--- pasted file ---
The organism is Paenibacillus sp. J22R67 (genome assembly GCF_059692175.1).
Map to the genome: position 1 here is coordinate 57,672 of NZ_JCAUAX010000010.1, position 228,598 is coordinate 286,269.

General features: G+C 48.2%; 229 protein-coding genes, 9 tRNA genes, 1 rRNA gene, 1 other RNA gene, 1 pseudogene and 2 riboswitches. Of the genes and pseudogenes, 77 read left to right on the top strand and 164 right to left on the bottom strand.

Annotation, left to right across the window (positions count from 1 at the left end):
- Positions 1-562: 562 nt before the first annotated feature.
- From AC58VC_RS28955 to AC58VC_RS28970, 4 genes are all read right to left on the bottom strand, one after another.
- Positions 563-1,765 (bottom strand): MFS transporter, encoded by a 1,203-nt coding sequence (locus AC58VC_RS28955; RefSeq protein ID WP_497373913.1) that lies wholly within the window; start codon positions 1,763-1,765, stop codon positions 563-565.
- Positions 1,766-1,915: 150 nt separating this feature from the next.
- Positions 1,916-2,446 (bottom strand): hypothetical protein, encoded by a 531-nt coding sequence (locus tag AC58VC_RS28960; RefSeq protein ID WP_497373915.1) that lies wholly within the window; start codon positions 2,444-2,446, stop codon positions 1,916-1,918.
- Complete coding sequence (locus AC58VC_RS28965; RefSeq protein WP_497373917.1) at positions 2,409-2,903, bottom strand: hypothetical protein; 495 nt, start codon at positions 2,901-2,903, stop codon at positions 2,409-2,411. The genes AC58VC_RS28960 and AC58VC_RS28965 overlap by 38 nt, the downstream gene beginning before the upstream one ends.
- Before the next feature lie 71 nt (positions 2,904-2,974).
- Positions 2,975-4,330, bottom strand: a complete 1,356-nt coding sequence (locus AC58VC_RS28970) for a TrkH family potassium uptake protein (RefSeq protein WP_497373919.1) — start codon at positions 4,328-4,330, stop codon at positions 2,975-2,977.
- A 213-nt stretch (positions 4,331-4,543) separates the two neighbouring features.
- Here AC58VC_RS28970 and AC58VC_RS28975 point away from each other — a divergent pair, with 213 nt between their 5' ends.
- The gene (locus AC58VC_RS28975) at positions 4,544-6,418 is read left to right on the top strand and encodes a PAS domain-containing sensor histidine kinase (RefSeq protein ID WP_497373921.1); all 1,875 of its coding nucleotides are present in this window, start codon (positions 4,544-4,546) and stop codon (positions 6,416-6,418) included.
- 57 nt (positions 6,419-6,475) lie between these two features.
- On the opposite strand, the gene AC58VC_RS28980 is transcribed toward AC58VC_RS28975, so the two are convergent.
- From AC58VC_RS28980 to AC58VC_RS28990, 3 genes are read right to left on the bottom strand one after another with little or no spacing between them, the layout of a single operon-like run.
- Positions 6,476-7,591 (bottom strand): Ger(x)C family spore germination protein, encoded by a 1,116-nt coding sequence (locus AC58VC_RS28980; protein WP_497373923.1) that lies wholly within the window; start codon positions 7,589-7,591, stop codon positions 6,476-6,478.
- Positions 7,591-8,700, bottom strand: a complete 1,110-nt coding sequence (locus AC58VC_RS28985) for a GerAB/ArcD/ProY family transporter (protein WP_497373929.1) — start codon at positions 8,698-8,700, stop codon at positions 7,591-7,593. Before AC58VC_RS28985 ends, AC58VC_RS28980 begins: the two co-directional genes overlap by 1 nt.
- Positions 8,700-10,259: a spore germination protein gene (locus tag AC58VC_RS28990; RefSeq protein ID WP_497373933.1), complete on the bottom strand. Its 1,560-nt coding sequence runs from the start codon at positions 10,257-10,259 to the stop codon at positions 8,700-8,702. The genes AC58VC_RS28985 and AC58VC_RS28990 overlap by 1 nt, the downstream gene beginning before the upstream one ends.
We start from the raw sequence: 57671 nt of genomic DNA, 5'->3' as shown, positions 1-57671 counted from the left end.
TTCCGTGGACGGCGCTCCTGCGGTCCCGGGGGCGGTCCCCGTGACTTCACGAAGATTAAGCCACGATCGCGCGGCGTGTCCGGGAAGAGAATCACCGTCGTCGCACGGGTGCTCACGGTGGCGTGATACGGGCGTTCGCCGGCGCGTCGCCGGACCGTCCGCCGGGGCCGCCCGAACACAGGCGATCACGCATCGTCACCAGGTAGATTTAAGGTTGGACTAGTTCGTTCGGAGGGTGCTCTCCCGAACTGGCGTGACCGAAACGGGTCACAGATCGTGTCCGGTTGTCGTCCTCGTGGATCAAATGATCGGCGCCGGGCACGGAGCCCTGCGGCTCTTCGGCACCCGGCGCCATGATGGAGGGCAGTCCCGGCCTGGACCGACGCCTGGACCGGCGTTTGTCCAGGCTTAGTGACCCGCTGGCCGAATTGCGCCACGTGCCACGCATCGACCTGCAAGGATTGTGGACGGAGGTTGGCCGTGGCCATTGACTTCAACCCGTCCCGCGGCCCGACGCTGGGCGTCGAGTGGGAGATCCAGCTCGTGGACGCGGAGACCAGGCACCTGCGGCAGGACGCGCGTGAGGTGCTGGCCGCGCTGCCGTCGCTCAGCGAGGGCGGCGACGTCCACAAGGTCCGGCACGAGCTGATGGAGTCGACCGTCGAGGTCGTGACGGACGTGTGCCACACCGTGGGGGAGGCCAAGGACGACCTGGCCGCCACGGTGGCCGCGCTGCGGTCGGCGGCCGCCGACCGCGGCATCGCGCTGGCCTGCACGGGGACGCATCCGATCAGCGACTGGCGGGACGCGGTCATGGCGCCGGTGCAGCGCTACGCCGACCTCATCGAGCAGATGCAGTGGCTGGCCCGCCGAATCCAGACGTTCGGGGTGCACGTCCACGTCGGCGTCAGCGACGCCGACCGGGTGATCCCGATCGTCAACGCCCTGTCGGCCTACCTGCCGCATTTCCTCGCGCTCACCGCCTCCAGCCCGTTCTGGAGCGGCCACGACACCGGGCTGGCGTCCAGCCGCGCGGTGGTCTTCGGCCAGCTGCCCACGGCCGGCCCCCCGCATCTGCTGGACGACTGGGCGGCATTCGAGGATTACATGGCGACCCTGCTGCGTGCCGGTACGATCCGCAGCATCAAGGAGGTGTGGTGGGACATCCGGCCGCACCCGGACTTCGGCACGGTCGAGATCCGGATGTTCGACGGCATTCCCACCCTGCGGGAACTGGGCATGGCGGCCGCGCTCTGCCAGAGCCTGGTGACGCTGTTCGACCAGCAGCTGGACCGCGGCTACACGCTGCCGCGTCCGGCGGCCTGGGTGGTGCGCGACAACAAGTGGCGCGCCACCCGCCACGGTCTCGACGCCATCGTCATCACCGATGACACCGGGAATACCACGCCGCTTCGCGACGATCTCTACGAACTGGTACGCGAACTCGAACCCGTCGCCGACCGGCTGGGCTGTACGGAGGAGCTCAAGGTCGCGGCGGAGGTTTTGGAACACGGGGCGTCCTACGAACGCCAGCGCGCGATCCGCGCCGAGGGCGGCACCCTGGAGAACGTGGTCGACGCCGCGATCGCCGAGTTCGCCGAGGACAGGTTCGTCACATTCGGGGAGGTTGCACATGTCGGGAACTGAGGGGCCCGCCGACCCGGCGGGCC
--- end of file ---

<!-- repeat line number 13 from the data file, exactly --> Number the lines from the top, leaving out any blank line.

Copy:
- A 213-nt stretch (positions 4,331-4,543) separates the two neighbouring features.